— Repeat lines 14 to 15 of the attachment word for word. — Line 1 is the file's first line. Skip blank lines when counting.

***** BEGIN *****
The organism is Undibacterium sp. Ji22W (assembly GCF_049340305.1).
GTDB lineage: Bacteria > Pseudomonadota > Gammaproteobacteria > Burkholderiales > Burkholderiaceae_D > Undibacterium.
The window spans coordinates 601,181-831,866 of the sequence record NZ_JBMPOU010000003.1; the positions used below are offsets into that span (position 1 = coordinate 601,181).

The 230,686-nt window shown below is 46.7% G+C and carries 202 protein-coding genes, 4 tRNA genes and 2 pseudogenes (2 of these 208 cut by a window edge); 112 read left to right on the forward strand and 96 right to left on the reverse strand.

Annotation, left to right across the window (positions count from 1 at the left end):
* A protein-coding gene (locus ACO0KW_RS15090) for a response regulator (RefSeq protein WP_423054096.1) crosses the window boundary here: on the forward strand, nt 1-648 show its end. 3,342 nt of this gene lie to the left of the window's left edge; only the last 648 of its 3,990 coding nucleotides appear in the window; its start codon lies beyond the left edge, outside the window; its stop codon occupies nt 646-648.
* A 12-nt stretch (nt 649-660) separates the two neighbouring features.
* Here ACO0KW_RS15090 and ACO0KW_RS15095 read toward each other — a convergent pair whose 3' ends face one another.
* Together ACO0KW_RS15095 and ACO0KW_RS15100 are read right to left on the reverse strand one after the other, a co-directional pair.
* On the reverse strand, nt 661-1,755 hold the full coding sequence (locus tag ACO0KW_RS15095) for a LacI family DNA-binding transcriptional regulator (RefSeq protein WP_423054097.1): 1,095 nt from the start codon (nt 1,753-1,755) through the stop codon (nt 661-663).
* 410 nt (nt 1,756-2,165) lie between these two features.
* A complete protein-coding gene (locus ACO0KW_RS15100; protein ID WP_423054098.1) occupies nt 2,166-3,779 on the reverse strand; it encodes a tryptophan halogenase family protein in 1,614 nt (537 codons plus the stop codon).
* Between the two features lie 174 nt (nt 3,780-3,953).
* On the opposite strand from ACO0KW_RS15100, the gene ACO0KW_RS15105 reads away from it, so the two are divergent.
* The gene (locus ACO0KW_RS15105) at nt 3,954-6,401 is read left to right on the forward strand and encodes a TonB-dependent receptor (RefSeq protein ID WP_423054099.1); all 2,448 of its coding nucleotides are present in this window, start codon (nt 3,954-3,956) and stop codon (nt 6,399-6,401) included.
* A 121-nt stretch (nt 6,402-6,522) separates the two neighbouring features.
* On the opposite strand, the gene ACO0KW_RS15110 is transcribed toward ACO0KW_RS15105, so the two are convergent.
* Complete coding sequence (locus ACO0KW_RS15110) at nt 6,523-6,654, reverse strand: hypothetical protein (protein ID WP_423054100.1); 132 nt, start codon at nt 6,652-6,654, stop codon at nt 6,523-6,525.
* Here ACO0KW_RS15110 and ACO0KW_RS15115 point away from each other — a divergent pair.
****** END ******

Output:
* On the opposite strand from ACO0KW_RS15100, the gene ACO0KW_RS15105 reads away from it, so the two are divergent.
* The gene (locus ACO0KW_RS15105) at nt 3,954-6,401 is read left to right on the forward strand and encodes a TonB-dependent receptor (RefSeq protein ID WP_423054099.1); all 2,448 of its coding nucleotides are present in this window, start codon (nt 3,954-3,956) and stop codon (nt 6,399-6,401) included.